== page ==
2.     Martin Simpson, Chair of Green Hammerton PC

‘We as a Parish Council and our residents have significant concerns regarding the Maltkiln development. We are concerned overall that officers are acting in the interests of the developer’s commercial gain rather than the public interest, the location has been pushed by developers profit margins rather than where houses are actually needed in the Harrogate and Selby area.


At the Executive meeting of North Yorkshire Council held on 12 December 2023, Cllr. Simon Myers was reported as saying that “financing this scheme with taxpayers’ money is in the great tradition of slum clearance and social-housing programmes’’.* We were shocked by the description of slum clearance, we would not call the destruction of grade A agricultural land, the best food producing land available, a slum.


Councillors are expecting the new settlement to reduce the 8,500 people on the housing waiting list. Given that the initial DPD New Settlement affordable housing figure of 40% was revised down to 20% due to being unviable, and now the modified New Settlement DPD removes any policy stipulation on affordable housing altogether,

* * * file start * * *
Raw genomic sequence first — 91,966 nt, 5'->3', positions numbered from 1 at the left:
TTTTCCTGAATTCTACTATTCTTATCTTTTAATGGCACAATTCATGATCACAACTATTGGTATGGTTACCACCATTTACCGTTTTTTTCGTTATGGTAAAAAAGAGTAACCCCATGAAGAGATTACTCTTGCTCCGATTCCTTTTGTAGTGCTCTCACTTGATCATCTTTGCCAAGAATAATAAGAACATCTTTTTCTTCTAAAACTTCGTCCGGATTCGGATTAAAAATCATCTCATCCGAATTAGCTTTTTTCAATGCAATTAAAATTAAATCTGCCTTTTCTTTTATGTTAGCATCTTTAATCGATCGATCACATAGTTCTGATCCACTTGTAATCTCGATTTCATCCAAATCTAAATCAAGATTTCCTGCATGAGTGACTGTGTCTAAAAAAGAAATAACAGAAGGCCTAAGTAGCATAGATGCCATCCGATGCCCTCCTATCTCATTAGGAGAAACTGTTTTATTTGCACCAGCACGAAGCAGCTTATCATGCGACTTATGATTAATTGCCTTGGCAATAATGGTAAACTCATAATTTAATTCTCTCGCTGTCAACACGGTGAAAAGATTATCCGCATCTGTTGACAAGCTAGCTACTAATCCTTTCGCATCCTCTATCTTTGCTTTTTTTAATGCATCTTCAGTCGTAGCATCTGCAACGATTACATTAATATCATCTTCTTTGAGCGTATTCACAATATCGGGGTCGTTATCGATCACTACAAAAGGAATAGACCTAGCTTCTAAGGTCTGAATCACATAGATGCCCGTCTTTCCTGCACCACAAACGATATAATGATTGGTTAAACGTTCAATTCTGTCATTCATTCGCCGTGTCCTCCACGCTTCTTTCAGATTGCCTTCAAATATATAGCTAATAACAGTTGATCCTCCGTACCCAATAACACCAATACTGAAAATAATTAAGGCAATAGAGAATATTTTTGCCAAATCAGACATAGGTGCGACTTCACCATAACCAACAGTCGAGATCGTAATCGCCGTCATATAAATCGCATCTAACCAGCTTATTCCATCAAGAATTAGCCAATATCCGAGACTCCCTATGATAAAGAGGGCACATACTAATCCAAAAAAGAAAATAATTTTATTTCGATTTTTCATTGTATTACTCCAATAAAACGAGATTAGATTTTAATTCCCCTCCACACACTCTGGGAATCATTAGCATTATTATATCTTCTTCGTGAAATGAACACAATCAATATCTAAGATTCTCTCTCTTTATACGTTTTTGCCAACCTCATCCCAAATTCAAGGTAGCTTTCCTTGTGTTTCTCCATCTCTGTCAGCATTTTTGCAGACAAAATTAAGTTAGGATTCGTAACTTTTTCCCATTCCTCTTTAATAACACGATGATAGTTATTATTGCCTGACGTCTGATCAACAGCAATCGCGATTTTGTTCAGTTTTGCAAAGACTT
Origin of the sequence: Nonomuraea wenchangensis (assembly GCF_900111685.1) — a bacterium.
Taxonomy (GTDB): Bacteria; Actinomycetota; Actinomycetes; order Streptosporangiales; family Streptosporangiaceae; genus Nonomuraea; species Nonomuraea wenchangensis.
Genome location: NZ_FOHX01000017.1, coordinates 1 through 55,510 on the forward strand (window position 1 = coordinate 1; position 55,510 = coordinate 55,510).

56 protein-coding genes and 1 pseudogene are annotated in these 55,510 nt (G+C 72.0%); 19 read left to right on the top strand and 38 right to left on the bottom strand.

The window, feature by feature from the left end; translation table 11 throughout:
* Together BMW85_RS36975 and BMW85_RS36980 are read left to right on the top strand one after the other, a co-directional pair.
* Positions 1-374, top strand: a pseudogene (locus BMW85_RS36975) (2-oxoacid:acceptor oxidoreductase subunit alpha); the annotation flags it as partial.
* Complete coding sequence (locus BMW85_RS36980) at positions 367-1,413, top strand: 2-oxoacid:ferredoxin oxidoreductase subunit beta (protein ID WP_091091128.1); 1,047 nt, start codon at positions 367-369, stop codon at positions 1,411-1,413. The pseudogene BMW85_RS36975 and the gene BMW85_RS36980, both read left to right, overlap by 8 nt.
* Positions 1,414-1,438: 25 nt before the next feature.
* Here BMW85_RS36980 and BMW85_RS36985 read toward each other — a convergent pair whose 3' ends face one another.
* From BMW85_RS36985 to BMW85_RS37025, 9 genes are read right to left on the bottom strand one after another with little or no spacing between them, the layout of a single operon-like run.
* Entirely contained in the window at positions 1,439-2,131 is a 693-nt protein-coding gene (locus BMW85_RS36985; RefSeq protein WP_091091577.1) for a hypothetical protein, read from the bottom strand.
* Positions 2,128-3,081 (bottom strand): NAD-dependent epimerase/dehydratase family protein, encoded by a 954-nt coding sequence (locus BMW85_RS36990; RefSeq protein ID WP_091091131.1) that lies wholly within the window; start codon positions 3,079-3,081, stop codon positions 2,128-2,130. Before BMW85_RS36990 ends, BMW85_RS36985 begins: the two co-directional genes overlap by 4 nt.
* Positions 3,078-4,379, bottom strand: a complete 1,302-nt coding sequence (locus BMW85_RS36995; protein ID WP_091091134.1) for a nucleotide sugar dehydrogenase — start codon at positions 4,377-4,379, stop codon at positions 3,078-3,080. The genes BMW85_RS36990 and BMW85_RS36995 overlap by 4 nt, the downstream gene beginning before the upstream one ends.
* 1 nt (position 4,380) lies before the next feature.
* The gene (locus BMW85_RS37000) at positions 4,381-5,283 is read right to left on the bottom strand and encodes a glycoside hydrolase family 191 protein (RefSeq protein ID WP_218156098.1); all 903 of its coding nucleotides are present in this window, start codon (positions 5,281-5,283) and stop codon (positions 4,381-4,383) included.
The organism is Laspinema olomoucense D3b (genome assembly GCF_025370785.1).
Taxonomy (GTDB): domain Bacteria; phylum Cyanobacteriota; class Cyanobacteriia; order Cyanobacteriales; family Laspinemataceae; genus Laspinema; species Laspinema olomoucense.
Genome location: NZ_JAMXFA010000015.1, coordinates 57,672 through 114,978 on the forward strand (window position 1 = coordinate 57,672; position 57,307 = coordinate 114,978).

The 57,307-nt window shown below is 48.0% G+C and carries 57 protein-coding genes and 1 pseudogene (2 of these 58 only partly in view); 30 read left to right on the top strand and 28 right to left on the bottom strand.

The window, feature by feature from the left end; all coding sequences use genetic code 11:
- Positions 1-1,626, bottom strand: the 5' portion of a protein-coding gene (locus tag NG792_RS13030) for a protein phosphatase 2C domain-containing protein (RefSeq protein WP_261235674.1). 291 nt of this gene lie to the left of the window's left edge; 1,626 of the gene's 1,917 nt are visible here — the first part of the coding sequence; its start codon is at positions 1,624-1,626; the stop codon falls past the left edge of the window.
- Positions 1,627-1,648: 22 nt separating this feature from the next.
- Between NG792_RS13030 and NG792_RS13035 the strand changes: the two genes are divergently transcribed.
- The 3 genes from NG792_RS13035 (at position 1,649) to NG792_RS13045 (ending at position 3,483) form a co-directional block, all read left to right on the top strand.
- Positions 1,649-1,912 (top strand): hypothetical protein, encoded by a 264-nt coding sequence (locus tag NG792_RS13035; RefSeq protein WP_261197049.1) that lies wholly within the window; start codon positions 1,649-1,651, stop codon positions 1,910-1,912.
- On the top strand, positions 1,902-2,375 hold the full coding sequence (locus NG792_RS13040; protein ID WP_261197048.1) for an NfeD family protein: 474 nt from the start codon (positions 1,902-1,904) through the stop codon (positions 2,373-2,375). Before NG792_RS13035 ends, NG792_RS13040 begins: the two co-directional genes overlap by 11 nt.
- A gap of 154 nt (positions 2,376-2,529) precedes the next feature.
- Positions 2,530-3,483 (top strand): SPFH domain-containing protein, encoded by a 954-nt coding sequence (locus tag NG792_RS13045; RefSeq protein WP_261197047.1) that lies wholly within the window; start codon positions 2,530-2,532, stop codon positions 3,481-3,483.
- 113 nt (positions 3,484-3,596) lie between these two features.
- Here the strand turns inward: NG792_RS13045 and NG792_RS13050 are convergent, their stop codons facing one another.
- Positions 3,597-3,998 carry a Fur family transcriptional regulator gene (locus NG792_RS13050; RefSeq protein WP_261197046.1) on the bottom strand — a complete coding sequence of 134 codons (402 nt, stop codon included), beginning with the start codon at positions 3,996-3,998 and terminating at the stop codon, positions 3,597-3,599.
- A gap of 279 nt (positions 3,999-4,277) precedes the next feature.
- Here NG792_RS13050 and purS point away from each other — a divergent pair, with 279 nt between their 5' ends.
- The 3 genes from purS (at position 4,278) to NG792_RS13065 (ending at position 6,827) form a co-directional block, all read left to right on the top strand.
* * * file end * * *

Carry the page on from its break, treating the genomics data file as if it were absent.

My question is what is the actual overall number of social-rent and other types of affordable housing that can be guaranteed by this scheme?’


In response Councillor Derek Bastiman was clear that the suggestion that officers are acting in the interests of the developers’ commercial gain rather than public interest is entirely without foundation. The Council must ensure that sites are deliverable, and this includes ensuring that schemes are commercially viable. As shown in the extensive work before members today, the site was chosen due to its location on the active railway line and opportunity to deliver a new community with facilities and services on site.


In relation to the affordable housing target, the proposed DPD policy states: “The Council will require a percentage of affordable housing, in line with the policies in the Local Plan, to be provided on each phase of development or each housing development, including mixed use schemes, subject to viability and the demonstration of need for affordable housing”. It has not lowered the requirement to 20%. The current Local Plan requires 40% unless it can be shown not to be viable.